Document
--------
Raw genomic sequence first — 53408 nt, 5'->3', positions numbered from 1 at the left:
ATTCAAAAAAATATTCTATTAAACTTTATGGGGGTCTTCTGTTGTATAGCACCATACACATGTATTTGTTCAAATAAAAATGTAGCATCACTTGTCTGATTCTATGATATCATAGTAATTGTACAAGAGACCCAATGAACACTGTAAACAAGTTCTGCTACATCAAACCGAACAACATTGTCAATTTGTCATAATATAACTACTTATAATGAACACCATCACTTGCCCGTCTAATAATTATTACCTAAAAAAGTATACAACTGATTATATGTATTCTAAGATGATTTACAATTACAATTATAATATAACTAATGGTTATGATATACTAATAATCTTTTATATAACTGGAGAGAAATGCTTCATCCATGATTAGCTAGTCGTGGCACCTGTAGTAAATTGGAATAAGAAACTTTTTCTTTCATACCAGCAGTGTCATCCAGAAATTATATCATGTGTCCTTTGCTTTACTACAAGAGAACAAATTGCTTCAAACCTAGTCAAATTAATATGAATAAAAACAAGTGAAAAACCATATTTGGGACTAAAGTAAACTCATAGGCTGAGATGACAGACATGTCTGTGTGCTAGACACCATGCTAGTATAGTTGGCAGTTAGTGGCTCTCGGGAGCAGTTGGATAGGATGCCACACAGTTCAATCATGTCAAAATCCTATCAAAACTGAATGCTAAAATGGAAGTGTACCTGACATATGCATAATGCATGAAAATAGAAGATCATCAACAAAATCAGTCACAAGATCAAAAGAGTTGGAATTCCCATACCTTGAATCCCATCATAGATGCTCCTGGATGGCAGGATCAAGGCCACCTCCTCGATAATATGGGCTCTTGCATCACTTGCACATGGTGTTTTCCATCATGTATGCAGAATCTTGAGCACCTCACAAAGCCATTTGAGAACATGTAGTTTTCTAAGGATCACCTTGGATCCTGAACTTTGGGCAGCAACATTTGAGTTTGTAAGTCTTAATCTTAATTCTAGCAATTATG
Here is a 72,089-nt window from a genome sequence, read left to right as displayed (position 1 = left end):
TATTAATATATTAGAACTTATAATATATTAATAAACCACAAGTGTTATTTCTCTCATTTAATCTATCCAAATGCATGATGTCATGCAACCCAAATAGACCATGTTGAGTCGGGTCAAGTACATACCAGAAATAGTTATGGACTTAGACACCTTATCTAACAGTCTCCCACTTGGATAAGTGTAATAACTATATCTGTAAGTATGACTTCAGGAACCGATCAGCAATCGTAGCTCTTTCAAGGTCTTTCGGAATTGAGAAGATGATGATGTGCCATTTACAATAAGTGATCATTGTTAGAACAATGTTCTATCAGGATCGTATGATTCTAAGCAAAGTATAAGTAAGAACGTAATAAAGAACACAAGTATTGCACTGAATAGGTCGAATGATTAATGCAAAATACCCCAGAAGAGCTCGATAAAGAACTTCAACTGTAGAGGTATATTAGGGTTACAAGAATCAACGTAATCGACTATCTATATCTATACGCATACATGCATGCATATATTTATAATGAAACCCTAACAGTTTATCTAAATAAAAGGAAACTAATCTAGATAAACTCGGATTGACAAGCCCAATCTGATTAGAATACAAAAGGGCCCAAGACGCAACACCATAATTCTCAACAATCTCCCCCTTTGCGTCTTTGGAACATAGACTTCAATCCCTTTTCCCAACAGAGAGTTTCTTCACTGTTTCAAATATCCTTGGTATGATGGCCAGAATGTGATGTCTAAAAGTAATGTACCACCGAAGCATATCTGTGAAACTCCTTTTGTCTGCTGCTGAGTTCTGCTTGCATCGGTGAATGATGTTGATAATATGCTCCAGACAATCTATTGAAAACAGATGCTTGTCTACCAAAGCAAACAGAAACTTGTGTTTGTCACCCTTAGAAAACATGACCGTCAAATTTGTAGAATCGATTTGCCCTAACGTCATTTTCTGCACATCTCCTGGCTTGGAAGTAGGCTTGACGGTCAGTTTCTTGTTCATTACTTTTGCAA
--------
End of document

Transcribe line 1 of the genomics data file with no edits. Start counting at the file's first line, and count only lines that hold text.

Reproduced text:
Raw genomic sequence first — 53408 nt, 5'->3', positions numbered from 1 at the left: